Four months later, in Hanover, Germany, the European summit charges a special committee, headed by Jacques Delors and including central bank governors and leading financial experts, to study ways and means of achieving Economic and Monetary Union (EMU). The Delors report, published on 12 April 1989, envisages economic and monetary union in three stages culminating in a common currency by the year 2000.
The first stage, to be completed by 1 January 1994, includes the free movement of capital and the creation of a European central bank. The second, up to 1 January 1997, envisages the creation of a single European currency for a minimum of seven states, all of which must fulfil the five criteria by which the health of a country's economy is to be judged. In stage three, if fewer than seven states qualify at this point, the arrangement lapses until 1 July 1988, when it takes effect irrespective of how many countries fulfil the criteria. These states must adopt a common currency by 1 January 1999.
Mr Delors tells a meeting of finance ministers in Antibes on 9-10 September 1989 that EMU lays the foundation of an emryonic European political system. On 19 April 1990, Helmut Kohl and Francois Mitterrand jointly call for the political construction of Europe to be accelerated. They propose 1 January 1993 as the target date for political union after ratification by national parliaments. On 28 April, in Dublin, the European Council confirms its commitment to political union.
On 8 October 1990, John Major, as Chancellor of the Exchequer, takes sterling into the European Monetary System (EMS). That October, in Rome, the European Council vows to develop the Community's political dimension. It formally defines EMU and affirms that the final objective is a single currency. Britain refuses to accept this decision. In December two inter-governmental conferences are opened. Sessions to be held virtually every month at ministerial level.
On 19 June 1991 the Luxembourg presidency publishes two draft treaties, one on political the other on economic union. Ten days later the European Council sets general guidelines on political union and proposes three pillars: those aspects already governed by the EC, inter-governmental co- operation on home and judicial affairs, and co-operation on a common foreign and security policy.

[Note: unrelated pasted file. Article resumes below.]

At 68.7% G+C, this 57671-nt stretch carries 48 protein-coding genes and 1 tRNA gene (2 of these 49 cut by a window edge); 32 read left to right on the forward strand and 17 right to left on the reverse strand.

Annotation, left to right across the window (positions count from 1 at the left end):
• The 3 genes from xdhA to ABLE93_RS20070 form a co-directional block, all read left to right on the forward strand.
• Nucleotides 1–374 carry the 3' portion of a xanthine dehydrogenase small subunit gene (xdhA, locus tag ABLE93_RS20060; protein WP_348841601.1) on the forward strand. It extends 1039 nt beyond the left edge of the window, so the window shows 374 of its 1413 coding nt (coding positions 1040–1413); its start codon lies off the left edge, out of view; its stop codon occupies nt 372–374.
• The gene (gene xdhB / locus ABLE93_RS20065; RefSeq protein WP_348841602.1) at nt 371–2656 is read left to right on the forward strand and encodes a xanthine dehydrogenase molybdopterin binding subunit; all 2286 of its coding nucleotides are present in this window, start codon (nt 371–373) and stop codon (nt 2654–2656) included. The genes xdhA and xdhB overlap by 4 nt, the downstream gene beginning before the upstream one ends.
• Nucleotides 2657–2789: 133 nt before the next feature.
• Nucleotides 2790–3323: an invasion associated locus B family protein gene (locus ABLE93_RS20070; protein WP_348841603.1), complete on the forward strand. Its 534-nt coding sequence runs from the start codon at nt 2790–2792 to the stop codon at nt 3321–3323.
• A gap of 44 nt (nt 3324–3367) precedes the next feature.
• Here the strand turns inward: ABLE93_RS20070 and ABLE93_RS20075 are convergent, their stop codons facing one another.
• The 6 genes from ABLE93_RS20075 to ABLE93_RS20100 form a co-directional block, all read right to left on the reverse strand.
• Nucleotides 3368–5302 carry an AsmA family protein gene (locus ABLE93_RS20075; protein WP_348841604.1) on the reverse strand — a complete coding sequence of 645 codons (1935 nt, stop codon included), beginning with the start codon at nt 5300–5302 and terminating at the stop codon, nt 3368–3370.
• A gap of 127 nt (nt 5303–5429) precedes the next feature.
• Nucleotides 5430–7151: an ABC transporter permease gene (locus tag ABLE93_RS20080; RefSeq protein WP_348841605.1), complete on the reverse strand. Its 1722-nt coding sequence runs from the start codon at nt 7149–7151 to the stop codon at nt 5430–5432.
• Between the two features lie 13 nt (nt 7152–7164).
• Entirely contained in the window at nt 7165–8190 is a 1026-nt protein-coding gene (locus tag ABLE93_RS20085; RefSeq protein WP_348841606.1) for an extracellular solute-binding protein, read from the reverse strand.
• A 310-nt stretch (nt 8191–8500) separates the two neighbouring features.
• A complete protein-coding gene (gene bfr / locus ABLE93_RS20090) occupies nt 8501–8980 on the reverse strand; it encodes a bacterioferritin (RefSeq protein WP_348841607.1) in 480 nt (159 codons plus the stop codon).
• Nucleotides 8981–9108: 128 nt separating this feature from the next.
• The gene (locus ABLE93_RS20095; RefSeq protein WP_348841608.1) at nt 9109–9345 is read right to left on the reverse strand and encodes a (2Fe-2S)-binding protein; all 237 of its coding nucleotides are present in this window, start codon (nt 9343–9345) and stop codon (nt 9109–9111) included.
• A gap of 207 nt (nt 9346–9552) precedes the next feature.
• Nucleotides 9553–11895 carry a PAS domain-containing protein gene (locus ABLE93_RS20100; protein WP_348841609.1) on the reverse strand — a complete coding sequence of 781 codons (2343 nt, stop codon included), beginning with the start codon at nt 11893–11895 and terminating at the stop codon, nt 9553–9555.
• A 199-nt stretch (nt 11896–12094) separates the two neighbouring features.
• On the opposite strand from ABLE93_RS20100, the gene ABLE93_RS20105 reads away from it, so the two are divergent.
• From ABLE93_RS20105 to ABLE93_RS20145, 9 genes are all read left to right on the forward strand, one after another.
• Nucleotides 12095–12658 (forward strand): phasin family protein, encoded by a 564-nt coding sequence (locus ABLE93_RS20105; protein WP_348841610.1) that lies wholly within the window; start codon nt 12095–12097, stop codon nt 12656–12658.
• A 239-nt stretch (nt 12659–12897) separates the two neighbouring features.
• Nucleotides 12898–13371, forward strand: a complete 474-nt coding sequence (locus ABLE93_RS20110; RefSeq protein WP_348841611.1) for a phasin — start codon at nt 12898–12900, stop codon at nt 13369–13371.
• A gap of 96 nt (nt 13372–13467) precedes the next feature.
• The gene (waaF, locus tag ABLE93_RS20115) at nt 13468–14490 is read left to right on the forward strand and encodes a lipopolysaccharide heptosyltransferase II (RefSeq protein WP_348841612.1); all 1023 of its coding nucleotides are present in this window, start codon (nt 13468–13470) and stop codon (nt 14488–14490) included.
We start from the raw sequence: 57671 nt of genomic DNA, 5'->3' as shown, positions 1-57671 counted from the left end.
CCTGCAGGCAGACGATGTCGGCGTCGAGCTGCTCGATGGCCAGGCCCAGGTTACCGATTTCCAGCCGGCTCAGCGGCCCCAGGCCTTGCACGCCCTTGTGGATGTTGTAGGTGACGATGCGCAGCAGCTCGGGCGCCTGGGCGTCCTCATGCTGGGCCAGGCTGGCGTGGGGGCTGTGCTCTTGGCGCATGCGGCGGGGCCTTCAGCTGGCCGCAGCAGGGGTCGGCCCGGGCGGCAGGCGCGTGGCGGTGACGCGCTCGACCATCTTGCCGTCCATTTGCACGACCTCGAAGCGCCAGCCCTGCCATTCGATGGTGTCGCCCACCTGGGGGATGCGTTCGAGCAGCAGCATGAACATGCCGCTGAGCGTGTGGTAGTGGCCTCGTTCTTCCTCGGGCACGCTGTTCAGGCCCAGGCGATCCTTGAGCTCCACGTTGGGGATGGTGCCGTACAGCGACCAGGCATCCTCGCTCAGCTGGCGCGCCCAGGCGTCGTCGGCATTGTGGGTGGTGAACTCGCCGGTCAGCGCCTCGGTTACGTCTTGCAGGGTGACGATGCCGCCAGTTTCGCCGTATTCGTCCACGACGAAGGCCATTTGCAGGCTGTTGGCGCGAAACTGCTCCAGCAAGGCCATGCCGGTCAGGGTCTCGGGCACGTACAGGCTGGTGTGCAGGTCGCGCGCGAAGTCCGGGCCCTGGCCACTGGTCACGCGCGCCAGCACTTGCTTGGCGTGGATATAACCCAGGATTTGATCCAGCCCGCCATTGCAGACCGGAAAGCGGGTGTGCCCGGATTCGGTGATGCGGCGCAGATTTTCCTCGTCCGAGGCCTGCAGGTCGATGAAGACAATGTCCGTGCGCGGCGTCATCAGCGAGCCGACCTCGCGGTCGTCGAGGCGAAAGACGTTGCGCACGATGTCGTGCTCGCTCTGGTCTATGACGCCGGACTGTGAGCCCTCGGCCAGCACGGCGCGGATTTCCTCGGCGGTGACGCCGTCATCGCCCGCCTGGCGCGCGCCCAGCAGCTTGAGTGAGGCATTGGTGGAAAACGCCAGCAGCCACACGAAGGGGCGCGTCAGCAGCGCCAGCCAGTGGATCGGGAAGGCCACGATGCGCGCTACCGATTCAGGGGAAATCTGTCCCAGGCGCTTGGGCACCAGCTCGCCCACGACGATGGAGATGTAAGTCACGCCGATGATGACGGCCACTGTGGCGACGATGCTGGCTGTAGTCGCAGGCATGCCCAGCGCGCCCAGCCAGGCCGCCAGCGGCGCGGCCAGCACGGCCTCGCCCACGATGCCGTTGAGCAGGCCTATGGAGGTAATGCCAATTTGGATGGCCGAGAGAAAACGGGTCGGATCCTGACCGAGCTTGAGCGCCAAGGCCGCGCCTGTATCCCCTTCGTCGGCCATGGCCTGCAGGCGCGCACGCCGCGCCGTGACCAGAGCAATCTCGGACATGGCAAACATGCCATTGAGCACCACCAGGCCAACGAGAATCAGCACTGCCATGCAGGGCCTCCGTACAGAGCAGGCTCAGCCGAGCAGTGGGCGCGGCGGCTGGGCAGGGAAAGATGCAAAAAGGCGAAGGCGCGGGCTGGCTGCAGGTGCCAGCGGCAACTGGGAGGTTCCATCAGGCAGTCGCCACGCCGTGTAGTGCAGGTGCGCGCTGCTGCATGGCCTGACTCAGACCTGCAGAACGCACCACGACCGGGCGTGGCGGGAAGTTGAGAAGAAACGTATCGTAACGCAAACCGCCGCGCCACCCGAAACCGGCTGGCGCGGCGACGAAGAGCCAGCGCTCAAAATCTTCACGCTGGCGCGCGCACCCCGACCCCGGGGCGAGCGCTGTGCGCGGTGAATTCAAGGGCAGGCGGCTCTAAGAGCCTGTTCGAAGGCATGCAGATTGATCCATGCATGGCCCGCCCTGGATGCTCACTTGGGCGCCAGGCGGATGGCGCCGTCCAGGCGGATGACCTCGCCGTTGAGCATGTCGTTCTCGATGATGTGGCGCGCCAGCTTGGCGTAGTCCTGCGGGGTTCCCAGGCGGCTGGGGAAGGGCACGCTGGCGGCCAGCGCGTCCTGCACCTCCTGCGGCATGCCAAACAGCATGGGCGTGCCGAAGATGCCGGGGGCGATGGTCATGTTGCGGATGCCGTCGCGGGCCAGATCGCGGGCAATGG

In December 1991, in Maastricht, the Treaty on European Union is agreed after the UK secures its exclusion from the social chapter and the long- mooted opt-out from Stage 11 of EMU (the creation of a single currency). On 7 February 1992 the Maastricht treaty is signed. On 2 June, 50.7 per cent of Danes reject the treaty in a referendum. On 3 June Mr Mitterrand announces a French referendum and the next day the EC reaffirms a commitment to ratify by the end of the year.
On 16 July the Bundesbank raises the discount rate. In July and August polls show a majority for a 'no' vote in France, and tension grows in currency markets. On 13 September the first realignment of exchange rate mechanism (ERM) occurs since 1987 as the lira is devalued. The next day the Bundesbank cuts rates but by less than expected, and the weakest ERM currencies come under attack. On 16 September sterling, lira and peseta fall below their ERM base. Britain raises interest rates by five points but cannot stop the run on sterling and finally suspends EMS membership. The rate hike is reversed.
On 17 September the EC monetary committee temporarily suspends the lira from the ERM. The peseta is devalued by 5 per cent. The weaker currencies are still under pressure.